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Species : Arundinaria amabilis McClure
 
Tonkin cane, also known as "Teastick Bamboo" and "Tsinglee Canes", was peculiarly only growing in a small village named Aozai, a rather remote geographic area along the Sui River in the northwest corner of the Guangdong province, which now is home to this special species of bamboo in the world.
 
This small village is along the Sui River , It's here that this very special cane is grown. The river is bound by steep hillsides,which provides the perfect rainy climate for this species.  The workers plant, tend and harvest the bamboo along these hills.
 
It was two American who did great job to introduce the Tonkin bamboo to the world. The first one is Dr. Floyd McClure, who was an instructor and professor at Lingan University in Guangdong, China from 1919-1941 . 'Tonkin' bamboo was assigned the scientific name of Arundinaria amabilis by Dr. Floyd McClure. Upon a visit to China in 1925, McClure was the first to scientifically describe the plant and recognized that it was a distinct and previously unreported species. At the time , this bamboo had already been in use for building fly rods and was known by a variety of different common names. The name was amended to Arundinaria amabilis McClure in the doctor's honor and translated, means 'The Lovely Bamboo.'
                                            
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The second one is National Geographic's Luis Marden , who was a student of Dr. Floyd McClure . He visited this Tonkin country with his wife in 1974. During this trip , They observed and photographed the cultivation and processing of Tonkin bamboo in its restricted growing area. When he backed to the USA , He published papers on Tonkin bamboo in Dr. Floyd McClure's book 'Genera of Bamboos Native to the New World' , culminating in his own books 'The Angler's Bamboo' ( you can find and buy this book on http://www.amazon.com).He includes in this book descriptions and photographs of the growing conditions; the cut and scrubbed culms (stalks) of bamboo; steps in processing; and the final product.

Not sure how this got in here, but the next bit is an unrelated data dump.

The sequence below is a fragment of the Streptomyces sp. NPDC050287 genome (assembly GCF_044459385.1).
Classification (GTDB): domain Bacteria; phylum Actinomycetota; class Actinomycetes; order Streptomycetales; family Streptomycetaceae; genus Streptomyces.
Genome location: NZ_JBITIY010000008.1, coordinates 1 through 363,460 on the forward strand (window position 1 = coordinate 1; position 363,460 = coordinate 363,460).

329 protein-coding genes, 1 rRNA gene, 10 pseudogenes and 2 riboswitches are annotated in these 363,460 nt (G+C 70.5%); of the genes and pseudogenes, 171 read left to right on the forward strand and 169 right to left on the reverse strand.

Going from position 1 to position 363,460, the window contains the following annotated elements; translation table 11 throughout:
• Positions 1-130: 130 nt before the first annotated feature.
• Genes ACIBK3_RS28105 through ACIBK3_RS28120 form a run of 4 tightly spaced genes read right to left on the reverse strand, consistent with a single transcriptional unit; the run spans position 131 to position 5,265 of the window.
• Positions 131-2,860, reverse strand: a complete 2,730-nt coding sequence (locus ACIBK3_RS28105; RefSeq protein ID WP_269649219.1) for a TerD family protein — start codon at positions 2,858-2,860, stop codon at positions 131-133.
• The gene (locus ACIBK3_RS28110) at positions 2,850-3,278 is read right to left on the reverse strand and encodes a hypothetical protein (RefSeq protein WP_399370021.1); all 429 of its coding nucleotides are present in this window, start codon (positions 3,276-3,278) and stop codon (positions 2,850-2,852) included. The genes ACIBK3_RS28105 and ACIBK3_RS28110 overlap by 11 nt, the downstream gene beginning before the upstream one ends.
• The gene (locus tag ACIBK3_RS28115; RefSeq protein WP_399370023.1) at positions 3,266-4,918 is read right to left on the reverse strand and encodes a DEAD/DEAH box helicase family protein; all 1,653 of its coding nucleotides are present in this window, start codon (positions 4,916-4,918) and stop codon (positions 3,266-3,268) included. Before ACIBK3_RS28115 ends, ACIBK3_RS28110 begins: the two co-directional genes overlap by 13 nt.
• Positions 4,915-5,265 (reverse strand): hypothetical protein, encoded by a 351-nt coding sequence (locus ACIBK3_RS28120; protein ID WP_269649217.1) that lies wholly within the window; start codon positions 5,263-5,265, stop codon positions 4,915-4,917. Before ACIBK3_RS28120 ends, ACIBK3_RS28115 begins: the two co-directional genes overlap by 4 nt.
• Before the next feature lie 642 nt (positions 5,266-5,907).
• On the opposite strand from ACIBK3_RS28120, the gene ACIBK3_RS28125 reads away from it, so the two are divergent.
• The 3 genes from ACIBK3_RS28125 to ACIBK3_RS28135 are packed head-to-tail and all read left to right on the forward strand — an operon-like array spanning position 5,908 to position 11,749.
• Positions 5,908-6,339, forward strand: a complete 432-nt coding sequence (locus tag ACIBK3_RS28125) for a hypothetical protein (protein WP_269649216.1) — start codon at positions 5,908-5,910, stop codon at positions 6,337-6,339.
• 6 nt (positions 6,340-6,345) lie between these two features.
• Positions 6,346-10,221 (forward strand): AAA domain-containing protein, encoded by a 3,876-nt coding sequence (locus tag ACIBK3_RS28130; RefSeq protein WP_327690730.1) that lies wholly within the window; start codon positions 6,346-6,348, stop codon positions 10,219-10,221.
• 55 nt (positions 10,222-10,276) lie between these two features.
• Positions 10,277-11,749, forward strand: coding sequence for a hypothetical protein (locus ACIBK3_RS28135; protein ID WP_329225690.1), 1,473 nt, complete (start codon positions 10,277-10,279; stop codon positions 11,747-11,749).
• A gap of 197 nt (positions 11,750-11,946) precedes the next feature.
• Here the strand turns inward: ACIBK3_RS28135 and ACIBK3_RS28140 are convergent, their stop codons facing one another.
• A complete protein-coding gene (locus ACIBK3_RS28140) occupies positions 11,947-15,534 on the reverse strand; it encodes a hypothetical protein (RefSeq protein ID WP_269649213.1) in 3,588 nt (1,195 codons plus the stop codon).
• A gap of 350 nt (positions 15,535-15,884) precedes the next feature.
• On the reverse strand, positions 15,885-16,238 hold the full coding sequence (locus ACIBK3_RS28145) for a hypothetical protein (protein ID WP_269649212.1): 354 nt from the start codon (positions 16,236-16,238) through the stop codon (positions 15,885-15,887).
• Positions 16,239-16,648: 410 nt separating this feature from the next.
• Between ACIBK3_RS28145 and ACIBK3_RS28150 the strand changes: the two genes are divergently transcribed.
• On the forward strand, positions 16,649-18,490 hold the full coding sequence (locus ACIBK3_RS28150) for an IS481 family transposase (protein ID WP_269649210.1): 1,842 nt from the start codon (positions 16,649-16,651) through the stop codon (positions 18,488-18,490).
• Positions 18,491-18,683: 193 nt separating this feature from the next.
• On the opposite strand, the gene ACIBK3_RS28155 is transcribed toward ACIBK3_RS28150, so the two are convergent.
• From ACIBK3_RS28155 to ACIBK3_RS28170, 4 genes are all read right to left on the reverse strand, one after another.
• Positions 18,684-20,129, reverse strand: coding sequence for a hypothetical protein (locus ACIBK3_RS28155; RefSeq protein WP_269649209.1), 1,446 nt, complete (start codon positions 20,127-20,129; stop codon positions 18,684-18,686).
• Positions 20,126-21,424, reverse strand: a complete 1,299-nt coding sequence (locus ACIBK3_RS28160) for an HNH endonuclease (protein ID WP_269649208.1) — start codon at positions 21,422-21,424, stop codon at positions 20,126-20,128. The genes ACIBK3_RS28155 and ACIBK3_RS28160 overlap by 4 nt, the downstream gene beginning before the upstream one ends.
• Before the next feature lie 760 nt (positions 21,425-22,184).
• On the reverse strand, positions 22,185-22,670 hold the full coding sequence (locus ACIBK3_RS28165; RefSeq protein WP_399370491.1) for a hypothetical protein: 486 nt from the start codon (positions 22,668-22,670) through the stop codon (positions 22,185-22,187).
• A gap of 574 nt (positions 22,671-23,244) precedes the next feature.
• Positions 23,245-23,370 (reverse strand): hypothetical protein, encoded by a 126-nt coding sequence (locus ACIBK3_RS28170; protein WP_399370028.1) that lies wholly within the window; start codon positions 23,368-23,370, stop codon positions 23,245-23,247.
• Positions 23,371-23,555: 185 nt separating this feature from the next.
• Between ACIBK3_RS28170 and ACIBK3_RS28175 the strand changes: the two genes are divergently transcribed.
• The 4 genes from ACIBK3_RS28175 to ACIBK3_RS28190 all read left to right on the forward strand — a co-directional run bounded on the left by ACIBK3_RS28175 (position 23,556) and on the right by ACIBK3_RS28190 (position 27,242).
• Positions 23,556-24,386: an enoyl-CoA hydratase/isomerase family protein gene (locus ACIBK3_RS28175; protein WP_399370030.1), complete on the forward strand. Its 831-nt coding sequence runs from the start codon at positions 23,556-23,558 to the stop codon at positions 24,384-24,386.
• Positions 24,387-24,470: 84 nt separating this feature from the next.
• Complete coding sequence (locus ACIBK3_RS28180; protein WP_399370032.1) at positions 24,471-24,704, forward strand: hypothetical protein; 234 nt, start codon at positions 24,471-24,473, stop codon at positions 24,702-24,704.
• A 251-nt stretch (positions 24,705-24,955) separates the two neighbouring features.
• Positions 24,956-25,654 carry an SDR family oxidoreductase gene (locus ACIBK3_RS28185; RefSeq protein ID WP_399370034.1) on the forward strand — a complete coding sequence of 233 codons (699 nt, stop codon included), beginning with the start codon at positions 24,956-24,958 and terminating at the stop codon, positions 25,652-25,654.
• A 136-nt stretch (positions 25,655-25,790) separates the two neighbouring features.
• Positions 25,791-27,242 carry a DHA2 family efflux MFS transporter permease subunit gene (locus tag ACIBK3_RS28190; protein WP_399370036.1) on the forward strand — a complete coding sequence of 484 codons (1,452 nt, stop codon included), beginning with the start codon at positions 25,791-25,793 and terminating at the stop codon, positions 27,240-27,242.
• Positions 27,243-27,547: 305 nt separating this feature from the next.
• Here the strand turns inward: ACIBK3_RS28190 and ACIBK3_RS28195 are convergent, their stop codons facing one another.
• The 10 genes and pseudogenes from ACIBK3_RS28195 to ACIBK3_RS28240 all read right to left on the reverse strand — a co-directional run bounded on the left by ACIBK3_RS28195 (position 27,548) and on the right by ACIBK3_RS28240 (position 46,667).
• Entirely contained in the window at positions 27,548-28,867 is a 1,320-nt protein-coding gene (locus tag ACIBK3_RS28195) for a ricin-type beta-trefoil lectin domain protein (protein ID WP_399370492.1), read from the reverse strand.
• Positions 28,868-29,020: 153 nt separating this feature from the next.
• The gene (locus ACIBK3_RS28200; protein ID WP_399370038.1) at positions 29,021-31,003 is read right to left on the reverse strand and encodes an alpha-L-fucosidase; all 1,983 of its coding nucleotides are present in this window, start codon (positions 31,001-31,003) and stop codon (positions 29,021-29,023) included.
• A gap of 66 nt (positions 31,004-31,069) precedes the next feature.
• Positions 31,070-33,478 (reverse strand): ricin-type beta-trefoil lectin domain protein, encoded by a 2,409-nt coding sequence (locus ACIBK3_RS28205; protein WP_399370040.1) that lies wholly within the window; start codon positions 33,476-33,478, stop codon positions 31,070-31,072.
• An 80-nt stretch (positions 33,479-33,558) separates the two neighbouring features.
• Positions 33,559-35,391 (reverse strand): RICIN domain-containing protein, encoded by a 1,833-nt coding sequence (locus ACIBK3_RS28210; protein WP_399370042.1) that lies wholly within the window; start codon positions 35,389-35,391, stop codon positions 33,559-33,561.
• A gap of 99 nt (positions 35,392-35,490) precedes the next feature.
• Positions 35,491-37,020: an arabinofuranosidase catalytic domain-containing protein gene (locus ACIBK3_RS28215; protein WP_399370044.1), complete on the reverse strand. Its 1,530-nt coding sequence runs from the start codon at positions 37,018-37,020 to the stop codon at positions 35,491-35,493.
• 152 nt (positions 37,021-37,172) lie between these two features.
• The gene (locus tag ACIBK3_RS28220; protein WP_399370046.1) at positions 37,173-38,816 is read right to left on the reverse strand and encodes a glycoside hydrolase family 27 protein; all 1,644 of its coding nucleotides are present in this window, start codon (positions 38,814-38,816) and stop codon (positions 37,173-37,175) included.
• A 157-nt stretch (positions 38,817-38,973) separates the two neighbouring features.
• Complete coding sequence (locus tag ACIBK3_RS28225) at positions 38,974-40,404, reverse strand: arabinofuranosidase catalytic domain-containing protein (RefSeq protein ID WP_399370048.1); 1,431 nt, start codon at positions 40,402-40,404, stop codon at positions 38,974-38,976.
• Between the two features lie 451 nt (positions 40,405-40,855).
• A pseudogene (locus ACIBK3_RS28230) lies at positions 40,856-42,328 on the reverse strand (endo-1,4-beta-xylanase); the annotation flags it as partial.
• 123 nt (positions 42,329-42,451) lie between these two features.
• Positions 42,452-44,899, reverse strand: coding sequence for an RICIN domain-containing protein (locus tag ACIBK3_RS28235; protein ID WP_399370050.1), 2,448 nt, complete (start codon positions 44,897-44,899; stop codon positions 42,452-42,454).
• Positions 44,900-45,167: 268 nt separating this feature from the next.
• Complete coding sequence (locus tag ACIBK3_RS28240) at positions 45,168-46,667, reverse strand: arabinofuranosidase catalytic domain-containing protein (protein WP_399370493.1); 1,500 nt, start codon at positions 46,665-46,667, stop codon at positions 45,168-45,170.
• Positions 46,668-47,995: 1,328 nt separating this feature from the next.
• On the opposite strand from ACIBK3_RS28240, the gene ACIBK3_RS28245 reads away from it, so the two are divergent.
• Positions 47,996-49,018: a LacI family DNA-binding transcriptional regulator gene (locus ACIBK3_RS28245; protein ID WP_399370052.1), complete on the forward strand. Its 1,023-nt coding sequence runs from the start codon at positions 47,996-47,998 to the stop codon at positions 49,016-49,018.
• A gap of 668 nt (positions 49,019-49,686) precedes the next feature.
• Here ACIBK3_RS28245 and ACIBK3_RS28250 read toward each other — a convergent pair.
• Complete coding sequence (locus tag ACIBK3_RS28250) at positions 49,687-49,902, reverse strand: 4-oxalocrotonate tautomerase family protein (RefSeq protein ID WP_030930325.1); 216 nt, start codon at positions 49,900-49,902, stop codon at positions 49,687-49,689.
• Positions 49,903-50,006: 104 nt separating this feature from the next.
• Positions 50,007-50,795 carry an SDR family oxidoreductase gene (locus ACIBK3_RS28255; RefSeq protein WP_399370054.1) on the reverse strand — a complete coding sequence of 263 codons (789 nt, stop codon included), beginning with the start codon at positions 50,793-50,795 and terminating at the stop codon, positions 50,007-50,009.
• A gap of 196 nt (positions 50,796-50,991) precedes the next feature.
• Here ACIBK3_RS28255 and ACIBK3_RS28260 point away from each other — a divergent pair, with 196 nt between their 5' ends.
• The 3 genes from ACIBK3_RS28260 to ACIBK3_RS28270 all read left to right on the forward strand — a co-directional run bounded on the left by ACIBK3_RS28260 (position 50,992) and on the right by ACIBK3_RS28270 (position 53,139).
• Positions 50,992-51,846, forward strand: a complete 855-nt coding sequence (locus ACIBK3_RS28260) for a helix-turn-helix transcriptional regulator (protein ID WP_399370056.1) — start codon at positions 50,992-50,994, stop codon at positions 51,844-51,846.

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Location
 
Although attempts have been made to grow this species in other parts of the world, it does best when cultivated in a rather small region in China between Kwangsi and Kwangtung provinces.  Remarkably this small oval shaped region is only about 25 miles (55 Km) in length, centered in a small village of Aozai. It is here along the Sui River that this very special cane is grown. Tonkin cane grows straight and tall at a remarkable rate, reaching its full height of some 40 feet (12 metres) in only about two months. This cane grows in an area where the altitude is 1500 to 2000 feet (457 - 610 metres). It is a strong material attaining a maximum diameter of about 2 ½ inches (64 mm) at the butt. The culms for cane rods rarely exceed 2 ¼ inches (57 mm) in diameter. The plant matures in four to five years, has a life of about forty years and then blossoms and dies. New shoots grow from the seeds in six to seven years. The fields where the Tonkin can grows are clear cut when they¨re ready for harvesting and will come back with another crop in five to eight years.
                                                                                                                           
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The Culm